Not All Female Candidates Are Running Because of Trump

Whether they’re greeting constituents at a train station, going to a tattoo parlor, or milking cows at a county fair, our candidates are working hard to win over voters.

Democrat Deidre DeJear would become the first African-American elected to statewide office in Iowa if she wins her race for secretary of state. Republican Pearl Kim, a former special victims prosecutor and sexual assault survivor, is running for a U.S. House seat left open by a # MeToo scandal. Democrat Anna Eskamani, a former Planned Parenthood employee, wants to become the first Iranian-American in the Florida state House. And at 21 years old, Republican Morgan Zegers is gunning to join the New York State Assembly as its youngest member.

In a year when more women are running than ever, each of our candidates has her own unique reasons for running for office. Watch Part 1 of our documentary series to learn more.

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Is the UN Failing the Rohingya? – Left For Dead (Part 3)

Watch Part 1 – http://bit.ly/1Tz0AgL
Watch Part 2 – http://bit.ly/1sacxna

In recent years, democratic reforms have swept through Myanmar, a country that for decades was ruled by a military junta. As the reforms took hold, however, things were growing progressively worse for the Rohingya, a heavily persecuted ethnic Muslim minority concentrated in the country’s western state of Rakhine.

The 2012 gang rape and murder of a Buddhist woman by three Muslim men ignited violent riots in which hundreds were killed as Rakhine Buddhists and Rohingya attacked each other. In the following months, tens of thousands of Rohingya were rounded up and forced to live in squalid camps; Human Rights Watch deemed the attacks crimes against humanity that amounted to ethnic cleansing of the Rohingya. Thousands of Rohingya have since attempted to leave the country, fueling the region’s intricate and brutal human trafficking network.

In the final part of our three-part series, VICE News correspondent Danny Gold reveals leaked internal UN documents that suggest an effort to keep concerns about the Rohingya quiet, and speaks to a former UN human rights officer about the organization’s passive response to the situation in Myanmar.

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Human Trafficking in Southeast Asia: Left For Dead (Part 2)

Watch Part 1 – http://bit.ly/1Tz0AgL
Watch Part 3 – http://bit.ly/1T5NA2t

In recent years, democratic reforms have swept through Myanmar, a country that for decades was ruled by a military junta. As the reforms took hold, however, things were growing progressively worse for the Rohingya, a heavily persecuted ethnic Muslim minority concentrated in the country’s western state of Rakhine.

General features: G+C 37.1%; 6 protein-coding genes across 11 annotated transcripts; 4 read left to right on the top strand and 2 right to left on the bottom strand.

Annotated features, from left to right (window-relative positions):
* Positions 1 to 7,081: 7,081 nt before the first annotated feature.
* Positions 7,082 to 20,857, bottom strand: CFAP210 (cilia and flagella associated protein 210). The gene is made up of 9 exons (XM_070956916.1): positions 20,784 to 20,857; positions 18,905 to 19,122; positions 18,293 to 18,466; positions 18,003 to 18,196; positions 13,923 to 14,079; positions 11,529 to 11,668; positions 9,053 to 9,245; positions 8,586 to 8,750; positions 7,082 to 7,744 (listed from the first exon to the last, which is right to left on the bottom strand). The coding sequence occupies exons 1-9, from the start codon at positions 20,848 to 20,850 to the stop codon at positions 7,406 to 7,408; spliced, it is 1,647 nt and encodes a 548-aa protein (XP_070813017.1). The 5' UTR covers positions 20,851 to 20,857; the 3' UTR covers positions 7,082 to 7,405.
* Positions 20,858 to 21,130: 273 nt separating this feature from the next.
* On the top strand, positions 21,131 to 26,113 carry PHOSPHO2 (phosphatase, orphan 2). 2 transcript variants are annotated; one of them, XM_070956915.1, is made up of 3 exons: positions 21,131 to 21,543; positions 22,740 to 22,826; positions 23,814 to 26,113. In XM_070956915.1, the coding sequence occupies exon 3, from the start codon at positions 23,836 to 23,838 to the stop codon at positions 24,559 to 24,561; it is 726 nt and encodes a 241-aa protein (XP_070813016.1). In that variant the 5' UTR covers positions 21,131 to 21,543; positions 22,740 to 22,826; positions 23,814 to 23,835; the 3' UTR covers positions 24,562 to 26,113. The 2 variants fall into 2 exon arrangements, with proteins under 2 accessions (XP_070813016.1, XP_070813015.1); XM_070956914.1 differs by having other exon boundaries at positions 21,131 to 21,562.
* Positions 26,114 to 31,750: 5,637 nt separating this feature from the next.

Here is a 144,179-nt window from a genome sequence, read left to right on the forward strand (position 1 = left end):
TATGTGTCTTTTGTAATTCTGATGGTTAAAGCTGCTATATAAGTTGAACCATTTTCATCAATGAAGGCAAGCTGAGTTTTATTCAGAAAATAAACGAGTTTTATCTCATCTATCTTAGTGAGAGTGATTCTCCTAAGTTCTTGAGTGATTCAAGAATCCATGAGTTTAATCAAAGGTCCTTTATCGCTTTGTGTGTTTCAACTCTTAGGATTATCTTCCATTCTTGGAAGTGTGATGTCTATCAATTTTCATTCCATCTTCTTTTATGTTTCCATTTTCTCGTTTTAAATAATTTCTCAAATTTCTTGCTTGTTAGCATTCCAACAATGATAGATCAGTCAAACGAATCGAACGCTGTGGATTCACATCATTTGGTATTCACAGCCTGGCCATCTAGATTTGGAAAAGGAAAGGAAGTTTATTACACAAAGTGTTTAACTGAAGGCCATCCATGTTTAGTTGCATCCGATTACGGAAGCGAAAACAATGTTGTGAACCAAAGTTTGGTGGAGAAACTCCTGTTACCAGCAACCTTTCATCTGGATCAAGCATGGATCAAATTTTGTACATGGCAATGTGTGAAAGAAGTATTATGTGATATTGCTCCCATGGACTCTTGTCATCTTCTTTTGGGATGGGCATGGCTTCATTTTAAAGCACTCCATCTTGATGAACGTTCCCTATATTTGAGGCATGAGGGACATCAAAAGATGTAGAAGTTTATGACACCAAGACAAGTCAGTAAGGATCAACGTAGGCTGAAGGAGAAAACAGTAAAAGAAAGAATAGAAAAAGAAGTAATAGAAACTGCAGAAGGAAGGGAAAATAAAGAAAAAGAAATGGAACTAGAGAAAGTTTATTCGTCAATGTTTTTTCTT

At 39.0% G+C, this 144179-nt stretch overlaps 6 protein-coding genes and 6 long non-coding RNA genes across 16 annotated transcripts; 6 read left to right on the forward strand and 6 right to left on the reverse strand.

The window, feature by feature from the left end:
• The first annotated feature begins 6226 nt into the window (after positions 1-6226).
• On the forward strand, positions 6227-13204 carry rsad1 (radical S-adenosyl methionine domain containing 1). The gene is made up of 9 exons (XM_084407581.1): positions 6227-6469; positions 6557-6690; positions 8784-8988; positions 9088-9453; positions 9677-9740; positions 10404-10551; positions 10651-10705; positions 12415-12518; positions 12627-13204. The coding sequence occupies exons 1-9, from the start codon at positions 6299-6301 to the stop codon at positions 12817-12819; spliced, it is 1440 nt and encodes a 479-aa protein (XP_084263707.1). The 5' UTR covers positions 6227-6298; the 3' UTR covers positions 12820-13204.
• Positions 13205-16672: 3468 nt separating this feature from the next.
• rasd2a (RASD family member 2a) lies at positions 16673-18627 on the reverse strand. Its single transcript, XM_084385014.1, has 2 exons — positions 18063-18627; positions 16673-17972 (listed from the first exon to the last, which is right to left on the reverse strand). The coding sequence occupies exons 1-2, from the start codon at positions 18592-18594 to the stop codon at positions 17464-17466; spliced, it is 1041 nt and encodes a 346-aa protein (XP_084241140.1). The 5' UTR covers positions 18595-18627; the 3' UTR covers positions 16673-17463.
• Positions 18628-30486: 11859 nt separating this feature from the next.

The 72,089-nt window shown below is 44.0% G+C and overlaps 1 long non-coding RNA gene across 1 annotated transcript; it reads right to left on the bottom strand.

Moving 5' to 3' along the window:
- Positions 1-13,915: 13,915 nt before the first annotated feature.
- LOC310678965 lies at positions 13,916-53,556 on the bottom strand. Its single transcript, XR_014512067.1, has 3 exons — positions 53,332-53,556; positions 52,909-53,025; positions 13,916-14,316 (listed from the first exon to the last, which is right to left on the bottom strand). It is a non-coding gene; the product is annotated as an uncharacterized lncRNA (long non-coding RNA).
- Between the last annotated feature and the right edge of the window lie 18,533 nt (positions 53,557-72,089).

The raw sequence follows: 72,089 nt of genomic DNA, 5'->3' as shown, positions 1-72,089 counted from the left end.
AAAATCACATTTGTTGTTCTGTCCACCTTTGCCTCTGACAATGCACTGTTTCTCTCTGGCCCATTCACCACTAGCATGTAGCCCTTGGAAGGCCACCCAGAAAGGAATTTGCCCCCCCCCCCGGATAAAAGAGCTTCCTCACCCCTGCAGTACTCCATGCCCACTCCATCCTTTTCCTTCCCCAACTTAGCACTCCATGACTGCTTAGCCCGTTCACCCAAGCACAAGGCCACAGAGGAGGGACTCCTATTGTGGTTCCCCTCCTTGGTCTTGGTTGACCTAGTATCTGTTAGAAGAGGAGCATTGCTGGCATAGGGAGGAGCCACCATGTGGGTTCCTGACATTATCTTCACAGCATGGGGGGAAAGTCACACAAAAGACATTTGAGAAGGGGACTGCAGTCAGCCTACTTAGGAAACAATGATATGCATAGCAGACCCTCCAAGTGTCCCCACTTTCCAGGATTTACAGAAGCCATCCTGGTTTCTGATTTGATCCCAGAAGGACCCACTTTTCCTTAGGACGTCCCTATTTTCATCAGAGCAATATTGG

The 2012 gang rape and murder of a Buddhist woman by three Muslim men ignited violent riots in which hundreds were killed as Rakhine Buddhists and Rohingya attacked each other. In the following months, tens of thousands of Rohingya were rounded up and forced to live in squalid camps; Human Rights Watch deemed the attacks crimes against humanity that amounted to ethnic cleansing of the Rohingya. Thousands of Rohingya have since attempted to leave the country, fueling the region’s intricate and brutal human trafficking network.

In part two of our three-part series, VICE News correspondent Danny Gold speaks to a police informant in neighboring Thailand about the discovery of mass graves that have been tied to human trafficking.

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Persecution In Myanmar: Left For Dead (Part 1)

Watch Part 2 – http://bit.ly/1sacxna
Watch Part 3 – http://bit.ly/1T5NA2t

In recent years, democratic reforms have swept through Myanmar, a country that for decades was ruled by a military junta. As the reforms took hold, however, things were growing progressively worse for the Rohingya, a heavily persecuted ethnic Muslim minority concentrated in the country’s western state of Rakhine.

The 2012 gang rape and murder of a Buddhist woman by three Muslim men ignited violent riots in which hundreds were killed as Rakhine Buddhists and Rohingya attacked each other. In the following months, tens of thousands of Rohingya were rounded up and forced to live in squalid camps; Human Rights Watch deemed the attacks crimes against humanity that amounted to ethnic cleansing of the Rohingya. Thousands of Rohingya have since attempted to leave the country, fueling the region’s intricate and brutal human trafficking network.

In part one of our three-part series, VICE News correspondent Danny Gold travels to Myanmar to investigate the violence and discrimination faced by the country’s Muslim minority.

Watch “Escape From Myanmar” – http://bit.ly/1O1SQk2

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Living In Fear: Gangs of El Salvador (Part 2)

El Salvador is set to eclipse Honduras as the country with the highest homicide rate in the world. There have already been over 5,700 murders this year in a country with a population of just over six million. El Salvador’s murder rate is now the highest it’s been since the end of the country’s brutal civil war — there is on average around one murder an hour.

The staggering death toll follows the breakdown of a truce between powerful, rival gangs and the government. The government’s decision to combat the gangs head-on has proved popular. El Salvador’s population is afraid to speak out in the face of the murders, intimidation, and extortion committed by the gangs, but the gangs say it is they who represent those living in the poorest parts of the country.

In part two of our five-part series, VICE News correspondent Danny Gold finds outs what the gangs really want, and speaks with those living in fear.

Watch Part 1 “Waging War: Gangs of El Salvador (Part 1)” – http://bit.ly/1MNSHkQ

Read “El Salvador’s Gang Truce Is Getting Fragile” – http://bit.ly/1lo05fR

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On The DNR Frontline: Ukraine’s Failed Ceasefire (Part 1)